Gov. Bruce Rauner started a multi-city tour of small businesses in Springfield, saying long-term changes in the state’s business and political climate are needed.
Asked at Custom Cup, a coffee shop in the capital city, about what businesses should do in the short term if the nearly two-year state budget impasse is causing them cash-flow problems, Rauner reiterated his themes about needed structural changes.
“I say to them the exact same thing they say to me: stay strong, stay persistent,” Rauner said. “We’re in difficult times, but we’re in difficult times to get to a better day and a better future.”
He said the changes he’s recommended including worker’s compensation reform, regulatory relief, a property tax freeze and government consolidation will “make businesses have more confidence in our state.”
“Term limits and fair maps also restore confidence,” he said.
Rauner read part of a proclamation declaring this small business week in Illinois.
“From storefront shops that anchor Main Street to the high tech startups that keep American on the cutting edge, small businesses are the backbone of our economy and the cornerstone or our nation’s promise,” he read.
Brent Boesdorfer, who along with his wife, Kendra, owns Custom Cup, 321 E. Monroe St., said there were “a ton of hoops” to go through to create the business, but as a local firm serving local customers, he wouldn’t consider moving out of state – as the governor said many companies are doing.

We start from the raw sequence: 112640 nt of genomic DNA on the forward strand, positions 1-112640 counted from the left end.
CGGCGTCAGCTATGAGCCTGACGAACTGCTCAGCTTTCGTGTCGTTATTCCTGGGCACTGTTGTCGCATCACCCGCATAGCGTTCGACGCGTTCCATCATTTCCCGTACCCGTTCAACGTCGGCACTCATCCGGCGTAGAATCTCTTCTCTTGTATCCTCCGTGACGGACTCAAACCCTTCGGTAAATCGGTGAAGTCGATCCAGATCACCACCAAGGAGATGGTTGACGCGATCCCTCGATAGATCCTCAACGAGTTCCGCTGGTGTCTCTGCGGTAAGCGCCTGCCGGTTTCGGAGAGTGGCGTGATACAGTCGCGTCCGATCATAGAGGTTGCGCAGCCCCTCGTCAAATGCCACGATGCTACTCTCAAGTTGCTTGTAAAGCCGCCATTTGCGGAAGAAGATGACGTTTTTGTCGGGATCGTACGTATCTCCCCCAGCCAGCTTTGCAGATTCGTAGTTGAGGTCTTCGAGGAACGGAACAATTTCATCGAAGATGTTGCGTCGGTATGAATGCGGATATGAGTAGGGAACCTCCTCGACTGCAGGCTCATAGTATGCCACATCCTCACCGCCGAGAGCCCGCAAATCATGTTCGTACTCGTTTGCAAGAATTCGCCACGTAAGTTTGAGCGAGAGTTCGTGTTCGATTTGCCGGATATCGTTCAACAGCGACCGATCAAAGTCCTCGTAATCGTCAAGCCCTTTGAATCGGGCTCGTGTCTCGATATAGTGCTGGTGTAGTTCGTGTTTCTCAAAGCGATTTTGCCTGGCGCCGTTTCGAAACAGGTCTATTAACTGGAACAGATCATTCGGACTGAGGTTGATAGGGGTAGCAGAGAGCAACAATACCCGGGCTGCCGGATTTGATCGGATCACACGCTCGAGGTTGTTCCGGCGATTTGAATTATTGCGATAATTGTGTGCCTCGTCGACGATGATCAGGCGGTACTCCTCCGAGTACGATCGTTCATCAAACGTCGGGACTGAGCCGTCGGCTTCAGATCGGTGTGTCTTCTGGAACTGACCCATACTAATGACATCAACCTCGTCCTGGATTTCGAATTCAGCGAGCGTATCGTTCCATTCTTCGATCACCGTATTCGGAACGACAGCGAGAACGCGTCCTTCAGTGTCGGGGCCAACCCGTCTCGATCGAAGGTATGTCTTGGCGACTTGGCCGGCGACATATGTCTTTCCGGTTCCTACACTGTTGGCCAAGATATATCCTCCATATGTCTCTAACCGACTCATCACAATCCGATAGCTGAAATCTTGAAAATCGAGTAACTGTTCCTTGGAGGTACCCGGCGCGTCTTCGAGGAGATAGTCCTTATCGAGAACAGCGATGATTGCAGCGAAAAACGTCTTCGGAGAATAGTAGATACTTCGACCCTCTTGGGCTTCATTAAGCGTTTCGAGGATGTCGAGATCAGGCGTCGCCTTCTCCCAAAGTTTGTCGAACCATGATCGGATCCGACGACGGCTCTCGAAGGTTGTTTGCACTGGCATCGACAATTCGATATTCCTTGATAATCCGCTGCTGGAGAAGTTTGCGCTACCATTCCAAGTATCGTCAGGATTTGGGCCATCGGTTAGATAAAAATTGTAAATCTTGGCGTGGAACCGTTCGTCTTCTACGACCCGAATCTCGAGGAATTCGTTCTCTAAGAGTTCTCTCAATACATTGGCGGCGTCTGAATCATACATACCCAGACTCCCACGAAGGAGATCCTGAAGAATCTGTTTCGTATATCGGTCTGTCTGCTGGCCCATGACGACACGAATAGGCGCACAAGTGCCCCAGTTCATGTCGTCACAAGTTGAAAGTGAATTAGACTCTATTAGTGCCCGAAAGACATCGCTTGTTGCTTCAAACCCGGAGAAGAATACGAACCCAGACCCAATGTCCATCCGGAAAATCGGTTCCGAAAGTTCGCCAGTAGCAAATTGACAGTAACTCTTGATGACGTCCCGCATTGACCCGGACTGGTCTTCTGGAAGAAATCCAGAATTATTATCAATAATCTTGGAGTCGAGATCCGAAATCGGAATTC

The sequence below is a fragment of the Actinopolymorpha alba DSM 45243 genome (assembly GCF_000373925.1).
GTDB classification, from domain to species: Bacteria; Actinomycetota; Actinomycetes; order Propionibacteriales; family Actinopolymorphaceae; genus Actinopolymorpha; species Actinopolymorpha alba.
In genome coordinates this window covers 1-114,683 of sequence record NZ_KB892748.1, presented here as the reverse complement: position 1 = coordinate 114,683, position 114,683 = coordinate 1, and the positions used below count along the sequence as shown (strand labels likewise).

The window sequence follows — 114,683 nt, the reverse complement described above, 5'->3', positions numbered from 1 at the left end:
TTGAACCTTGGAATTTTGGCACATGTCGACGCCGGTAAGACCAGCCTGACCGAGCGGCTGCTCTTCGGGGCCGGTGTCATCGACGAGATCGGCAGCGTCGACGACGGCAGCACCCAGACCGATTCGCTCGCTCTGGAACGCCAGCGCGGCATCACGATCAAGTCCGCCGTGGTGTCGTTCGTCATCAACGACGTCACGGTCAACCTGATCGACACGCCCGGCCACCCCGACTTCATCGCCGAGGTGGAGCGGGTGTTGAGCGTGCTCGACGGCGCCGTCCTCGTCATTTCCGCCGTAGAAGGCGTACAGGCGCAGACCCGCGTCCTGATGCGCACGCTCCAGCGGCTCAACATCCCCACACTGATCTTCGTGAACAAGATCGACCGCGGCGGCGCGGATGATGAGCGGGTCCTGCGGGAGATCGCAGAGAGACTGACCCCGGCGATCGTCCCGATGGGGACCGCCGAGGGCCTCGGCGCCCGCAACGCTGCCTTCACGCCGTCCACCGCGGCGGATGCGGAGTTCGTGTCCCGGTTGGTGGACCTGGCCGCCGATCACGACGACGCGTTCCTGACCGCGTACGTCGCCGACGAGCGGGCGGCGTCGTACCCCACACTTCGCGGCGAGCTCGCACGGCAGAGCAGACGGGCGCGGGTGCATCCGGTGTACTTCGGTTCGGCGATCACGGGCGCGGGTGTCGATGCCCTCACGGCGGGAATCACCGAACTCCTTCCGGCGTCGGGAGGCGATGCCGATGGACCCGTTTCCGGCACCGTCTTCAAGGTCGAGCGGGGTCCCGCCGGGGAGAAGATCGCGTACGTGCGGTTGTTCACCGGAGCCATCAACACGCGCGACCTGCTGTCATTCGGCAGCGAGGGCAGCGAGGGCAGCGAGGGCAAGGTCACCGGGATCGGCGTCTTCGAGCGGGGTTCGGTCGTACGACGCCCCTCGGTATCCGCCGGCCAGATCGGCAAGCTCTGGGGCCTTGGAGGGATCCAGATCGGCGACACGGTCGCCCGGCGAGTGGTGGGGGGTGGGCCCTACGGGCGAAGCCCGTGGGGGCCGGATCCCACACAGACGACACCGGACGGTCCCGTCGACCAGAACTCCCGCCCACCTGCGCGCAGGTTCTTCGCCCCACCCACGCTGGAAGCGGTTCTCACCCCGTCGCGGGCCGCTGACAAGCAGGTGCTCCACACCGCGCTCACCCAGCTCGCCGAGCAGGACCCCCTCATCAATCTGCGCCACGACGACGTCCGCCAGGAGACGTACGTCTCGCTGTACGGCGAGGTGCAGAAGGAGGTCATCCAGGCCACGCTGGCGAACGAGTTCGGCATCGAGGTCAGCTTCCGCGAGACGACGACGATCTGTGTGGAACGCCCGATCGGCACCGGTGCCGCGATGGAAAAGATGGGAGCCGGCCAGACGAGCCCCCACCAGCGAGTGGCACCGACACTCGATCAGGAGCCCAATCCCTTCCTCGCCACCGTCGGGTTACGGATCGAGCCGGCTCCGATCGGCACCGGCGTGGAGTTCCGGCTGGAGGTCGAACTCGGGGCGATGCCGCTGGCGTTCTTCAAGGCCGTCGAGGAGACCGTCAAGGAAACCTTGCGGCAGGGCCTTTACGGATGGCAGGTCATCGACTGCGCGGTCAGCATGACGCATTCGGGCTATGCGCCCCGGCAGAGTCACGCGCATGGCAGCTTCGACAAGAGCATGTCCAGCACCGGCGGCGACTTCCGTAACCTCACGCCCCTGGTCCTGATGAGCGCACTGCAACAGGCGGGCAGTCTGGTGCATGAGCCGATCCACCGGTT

“In a bigger business that has lots of regulation consistently, I could see that happening,” Boesdorfer said. “My plan is to stay here and dominate the coffee business of Springfield, if we can, and grow from there.”
He said someone called on behalf of the governor last week, asking if the event could take place at the business.
“We are a very nonpolitical shop here,” he said, when asked about hosting the Republican governor. “We have our personal preferences, but businesswise, we’re here to serve our customers.”
As for the budget impasse, he said. “I wouldn’t say it’s directly hurting us, but we’ve seen lots of businesses around us hurt by it … especially if you’re doing state work” and there has been a delay in payment.
However, especially when the legislature is in session, he said, “It’s all we hear all day long – both sides.”
Rauner did not provide specifics when asked about his budget conversation with House Speaker Michael Madigan, D-Chicago.
“Conversations are going on with members of the General Assembly at all levels, virtually every day,” Rauner said. “The critical thing is that we stay focused … on getting a balanced budget, not a stopgap. …”
Source: The State Journal-Register